Radical Islamist Charged with Recruiting Islamic State Fighters Extradited to US


A radical Muslim cleric already behind bars in Jamaica has been brought to New York City to face allegations that he plotted to recruit followers and fighters for the Islamic State group, prosecutors said Friday.

Abdullah al-Faisal was to appear in state court in Manhattan to face multiple charges of supporting terrorism.

The charges filed in 2017 were unusual because they did not involve federal authorities, who normally are the ones to bring cases against international terrorists.

The 56-year-old al-Faisal, also known as Shaikh Faisal, has been compared to the American-born cleric Anwar al-Awlaki, a leader of al-Qaida in Yemen who was killed in 2011.

Federal officials say al-Faisal’s sermons influenced Faisal Shahzad, the attempted Times Square bomber in 2010, and Omar Farouk Abdulmutallab, the “Underwear Bomber” from 2008.

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After traveling the globe supporting various terrorist causes, al-Faisal headquartered in Jamaica and continued to preach, using the internet to spread his message as the Islamic State group emerged in Syria in 2014, authorities said.

He’s accused of raising funds for recruits to travel to the Middle East and providing other support like performing marriage ceremonies for them.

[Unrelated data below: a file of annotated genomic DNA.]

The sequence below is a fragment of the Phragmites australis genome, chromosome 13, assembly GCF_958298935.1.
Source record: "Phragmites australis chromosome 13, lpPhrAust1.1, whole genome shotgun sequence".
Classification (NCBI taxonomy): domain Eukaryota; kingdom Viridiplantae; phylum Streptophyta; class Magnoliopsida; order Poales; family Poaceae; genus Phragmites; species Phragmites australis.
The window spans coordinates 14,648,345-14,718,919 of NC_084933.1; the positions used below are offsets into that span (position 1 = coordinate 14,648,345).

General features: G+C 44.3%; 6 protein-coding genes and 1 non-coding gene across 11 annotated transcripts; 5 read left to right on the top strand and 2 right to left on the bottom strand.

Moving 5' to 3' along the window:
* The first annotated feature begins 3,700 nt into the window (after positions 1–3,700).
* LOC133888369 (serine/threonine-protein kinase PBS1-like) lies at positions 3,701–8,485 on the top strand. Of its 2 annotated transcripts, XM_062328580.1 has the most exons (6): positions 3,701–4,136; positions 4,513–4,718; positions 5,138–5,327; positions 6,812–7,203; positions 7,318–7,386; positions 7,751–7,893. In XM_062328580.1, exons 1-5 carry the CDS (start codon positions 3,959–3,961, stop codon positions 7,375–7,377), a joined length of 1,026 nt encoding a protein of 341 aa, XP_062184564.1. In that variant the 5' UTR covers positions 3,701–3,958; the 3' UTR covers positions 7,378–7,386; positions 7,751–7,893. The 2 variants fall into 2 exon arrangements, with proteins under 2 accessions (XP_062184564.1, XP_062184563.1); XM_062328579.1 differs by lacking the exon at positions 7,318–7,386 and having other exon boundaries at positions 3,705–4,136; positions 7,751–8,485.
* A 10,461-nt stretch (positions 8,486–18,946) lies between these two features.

It was not immediately clear on Friday if he had a U.S. lawyer who could speak on his behalf.

The international sting that led to the arrest of al-Faisal in Jamaica in 2017 was pulled off by the New York Police Department without the FBI, and without the target ever setting foot in New York.

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The state court indictment said an undercover NYPD officer posing as a budding jihadist corresponded on social media with al-Faisal beginning in November 2016.

Al-Faisal is accused of trying to recruit the officer to become a medic for the Islamic State group.

The indictment said the cleric introduced the officer to a facilitator based in the Islamic State stronghold of Raqqa, Syria, who exchanged messages with the officer earlier this year.

The NYPD’s Intelligence Division dispatched a team of investigators to the region in the late stages of the yearlong probe. The police department said it got Department of Justice clearance to extend its investigation overseas.

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